Incidentally, Marchionne also said Fiat could have a Model 3 competitor on the road within 12 months if the car turned out to be profitable. Marchionne isn’t around anymore to hold back his company’s EV efforts, but unfortunately we still haven’t seen that car, despite Tesla proving the Model 3 could be profitable just over 12 months ago.
I’d like to offer a different reason, though, as to why Ford is able to make this car profitably: because they’re actually trying.
When other manufacturers state that they can’t make cars profitably, it’s usually because they dump a bunch of money into an incompetent Frankenstein of a car. They wedge expensive, low-volume components into already-built vehicles, with all the design and packaging compromises that go along with that.
Then, surprise, the cars are unattractive to consumers, and the company doesn’t bother to try selling them anyway. They wonder why nobody wants the car they barely put any thought into making, then pour some token money into greenwashing campaigns in one state only (California), which happens to be one of the more expensive media markets in which to do that.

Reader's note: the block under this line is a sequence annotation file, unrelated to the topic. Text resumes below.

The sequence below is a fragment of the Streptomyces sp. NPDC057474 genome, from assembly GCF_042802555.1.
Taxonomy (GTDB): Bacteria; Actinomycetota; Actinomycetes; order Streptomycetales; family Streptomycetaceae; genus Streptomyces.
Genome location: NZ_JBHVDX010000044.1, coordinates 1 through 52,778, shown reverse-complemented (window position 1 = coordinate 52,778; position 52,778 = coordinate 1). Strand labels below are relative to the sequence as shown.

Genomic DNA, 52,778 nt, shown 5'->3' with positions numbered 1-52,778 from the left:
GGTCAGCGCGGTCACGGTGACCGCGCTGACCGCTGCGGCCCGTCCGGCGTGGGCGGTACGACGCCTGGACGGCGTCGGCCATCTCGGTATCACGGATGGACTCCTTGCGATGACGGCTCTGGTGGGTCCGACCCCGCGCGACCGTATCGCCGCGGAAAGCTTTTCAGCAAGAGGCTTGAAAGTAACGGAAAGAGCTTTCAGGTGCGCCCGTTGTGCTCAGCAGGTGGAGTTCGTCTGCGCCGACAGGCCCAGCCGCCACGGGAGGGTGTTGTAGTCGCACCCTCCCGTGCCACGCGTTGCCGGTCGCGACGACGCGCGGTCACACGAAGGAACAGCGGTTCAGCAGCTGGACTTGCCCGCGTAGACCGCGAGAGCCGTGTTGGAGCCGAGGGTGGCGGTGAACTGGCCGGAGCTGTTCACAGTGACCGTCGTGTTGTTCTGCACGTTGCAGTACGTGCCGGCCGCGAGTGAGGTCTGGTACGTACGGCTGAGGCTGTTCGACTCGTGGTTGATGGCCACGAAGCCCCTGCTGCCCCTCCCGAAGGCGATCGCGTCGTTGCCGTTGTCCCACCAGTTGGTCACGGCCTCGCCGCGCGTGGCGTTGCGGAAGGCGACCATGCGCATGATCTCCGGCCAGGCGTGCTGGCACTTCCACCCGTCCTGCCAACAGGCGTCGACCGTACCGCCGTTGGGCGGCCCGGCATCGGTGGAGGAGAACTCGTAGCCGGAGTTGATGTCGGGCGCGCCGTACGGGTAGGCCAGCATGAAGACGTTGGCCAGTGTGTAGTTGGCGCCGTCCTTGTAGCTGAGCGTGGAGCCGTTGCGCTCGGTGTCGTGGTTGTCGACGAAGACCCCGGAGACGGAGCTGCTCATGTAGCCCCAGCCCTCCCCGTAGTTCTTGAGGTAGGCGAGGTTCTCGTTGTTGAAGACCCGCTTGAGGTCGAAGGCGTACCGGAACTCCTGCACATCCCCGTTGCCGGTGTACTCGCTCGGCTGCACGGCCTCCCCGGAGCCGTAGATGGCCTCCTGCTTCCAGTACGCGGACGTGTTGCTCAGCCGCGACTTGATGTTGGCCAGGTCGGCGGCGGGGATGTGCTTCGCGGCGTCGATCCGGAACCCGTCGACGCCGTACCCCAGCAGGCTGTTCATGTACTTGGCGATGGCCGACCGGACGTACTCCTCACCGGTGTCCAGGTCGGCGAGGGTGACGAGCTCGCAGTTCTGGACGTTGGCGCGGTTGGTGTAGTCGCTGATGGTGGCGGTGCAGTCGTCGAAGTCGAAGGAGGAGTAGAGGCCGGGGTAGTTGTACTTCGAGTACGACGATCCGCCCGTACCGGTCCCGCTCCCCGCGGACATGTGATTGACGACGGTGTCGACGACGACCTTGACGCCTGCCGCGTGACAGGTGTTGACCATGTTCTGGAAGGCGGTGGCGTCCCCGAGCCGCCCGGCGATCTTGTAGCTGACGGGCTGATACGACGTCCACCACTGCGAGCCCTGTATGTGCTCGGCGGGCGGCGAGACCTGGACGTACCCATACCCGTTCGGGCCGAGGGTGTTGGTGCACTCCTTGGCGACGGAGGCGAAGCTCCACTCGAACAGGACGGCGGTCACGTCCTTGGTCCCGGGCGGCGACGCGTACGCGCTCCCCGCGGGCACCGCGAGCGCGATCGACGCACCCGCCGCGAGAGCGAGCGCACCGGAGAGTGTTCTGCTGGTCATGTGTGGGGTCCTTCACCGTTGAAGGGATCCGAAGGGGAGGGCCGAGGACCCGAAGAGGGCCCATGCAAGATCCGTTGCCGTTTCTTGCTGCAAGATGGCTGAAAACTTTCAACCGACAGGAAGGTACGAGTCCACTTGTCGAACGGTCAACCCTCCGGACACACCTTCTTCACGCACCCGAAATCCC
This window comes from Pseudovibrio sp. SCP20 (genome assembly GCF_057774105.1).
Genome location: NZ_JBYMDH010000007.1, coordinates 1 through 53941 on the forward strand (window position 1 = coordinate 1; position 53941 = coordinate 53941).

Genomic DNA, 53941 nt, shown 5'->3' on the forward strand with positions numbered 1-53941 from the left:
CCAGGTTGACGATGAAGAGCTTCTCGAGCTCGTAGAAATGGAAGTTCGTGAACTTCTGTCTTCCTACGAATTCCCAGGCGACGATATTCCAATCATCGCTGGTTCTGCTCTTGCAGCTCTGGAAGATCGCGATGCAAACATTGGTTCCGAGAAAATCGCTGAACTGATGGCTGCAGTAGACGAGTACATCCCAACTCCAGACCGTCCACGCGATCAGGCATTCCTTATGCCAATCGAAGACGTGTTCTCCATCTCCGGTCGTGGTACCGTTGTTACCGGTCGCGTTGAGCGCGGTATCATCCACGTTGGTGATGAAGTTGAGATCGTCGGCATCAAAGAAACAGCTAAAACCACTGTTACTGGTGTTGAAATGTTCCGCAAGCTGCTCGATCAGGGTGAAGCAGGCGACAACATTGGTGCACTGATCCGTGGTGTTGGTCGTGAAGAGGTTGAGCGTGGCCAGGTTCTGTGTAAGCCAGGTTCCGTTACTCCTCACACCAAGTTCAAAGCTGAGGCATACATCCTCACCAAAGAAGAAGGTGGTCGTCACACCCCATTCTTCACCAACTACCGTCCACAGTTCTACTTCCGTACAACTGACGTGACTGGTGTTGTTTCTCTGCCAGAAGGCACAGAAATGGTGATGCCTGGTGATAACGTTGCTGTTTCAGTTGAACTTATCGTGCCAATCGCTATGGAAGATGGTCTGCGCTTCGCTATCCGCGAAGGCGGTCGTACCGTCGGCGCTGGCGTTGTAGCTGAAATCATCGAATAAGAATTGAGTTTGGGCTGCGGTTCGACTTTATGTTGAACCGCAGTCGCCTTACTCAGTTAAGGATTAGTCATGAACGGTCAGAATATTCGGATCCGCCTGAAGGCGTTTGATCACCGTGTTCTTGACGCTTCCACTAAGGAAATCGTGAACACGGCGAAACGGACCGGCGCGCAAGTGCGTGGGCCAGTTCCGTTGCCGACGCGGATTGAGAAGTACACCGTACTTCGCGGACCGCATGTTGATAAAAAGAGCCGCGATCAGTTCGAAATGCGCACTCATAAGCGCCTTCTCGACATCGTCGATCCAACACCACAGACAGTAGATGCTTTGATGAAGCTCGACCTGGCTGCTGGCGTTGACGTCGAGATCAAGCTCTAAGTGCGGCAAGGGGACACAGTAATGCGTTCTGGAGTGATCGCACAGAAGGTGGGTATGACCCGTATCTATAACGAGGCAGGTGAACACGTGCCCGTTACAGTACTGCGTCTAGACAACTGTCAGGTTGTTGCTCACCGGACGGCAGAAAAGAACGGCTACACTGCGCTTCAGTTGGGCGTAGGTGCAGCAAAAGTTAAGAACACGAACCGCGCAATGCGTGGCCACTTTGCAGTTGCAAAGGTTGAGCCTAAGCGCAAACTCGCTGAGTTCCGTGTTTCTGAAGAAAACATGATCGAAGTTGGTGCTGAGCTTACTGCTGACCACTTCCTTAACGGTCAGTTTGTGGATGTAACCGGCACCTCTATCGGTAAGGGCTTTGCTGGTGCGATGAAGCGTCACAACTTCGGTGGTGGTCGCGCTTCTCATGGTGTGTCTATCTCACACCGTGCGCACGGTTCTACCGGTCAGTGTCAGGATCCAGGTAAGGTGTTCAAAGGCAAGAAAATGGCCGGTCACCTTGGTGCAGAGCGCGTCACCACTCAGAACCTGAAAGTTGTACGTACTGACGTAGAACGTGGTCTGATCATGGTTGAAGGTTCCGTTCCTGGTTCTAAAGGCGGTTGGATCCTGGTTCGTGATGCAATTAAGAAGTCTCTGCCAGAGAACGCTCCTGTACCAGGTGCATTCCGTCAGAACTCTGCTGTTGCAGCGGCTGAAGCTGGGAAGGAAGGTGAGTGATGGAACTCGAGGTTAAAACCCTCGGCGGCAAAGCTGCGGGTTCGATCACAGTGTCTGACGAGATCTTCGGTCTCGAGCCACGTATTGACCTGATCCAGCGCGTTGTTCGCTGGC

And the cost of all that R&D and marketing gets split up among the few thousand cars they barely scrape by selling, because they don’t actually try very hard to sell the car in the first place. No wonder they “don’t make money” on the cars; they seem to be actively sabotaging their ability to do so.
It’s not just about electric cars, it’s about any change in the auto industry whatsoever. They’re so obstinate about the evolution of the auto industry that they’ll tank their own efforts by lobbying against one change, then lobbying against the change they lobbied for, then changing their mind a third time. Thankfully Ford, BMW, Honda, and VW all finally came to their senses and embraced the obvious change that’s coming.
Toyota is a pertinent example in this realm. They claim to be developing many EVs, but run science-illiterate anti-EV ads. Then they lobby against fuel economy standards in contrast to their false “green” image. They’re doing their best to make their own job harder, merely because they are stubborn and would rather that no change ever happen in the automotive industry.
So many of the major automakers would rather just keep making the same cars, with a 1% improvement in some meaningless metric every model year, and never actually be forced to step off the impossibly narrow path they’ve built for themselves over decades of complacency.
And that’s the problem with the whole auto industry in a nutshell — except, apparently, Ford. By actually putting some effort into making a good car, with a good brand attached, and thinking ahead about marketing and production and sales and customer support, they’ve managed to come up with a car that they can be confident will work well for them, and that consumers are responding well to, and will even make them some money.
Much remains to be seen, as there’s still a lot of ground between now and late 2020 when this car hits the road. But it looks like Ford has picked another great idea to steal from Tesla: the idea of actually trying to make a good car. Who would have thought?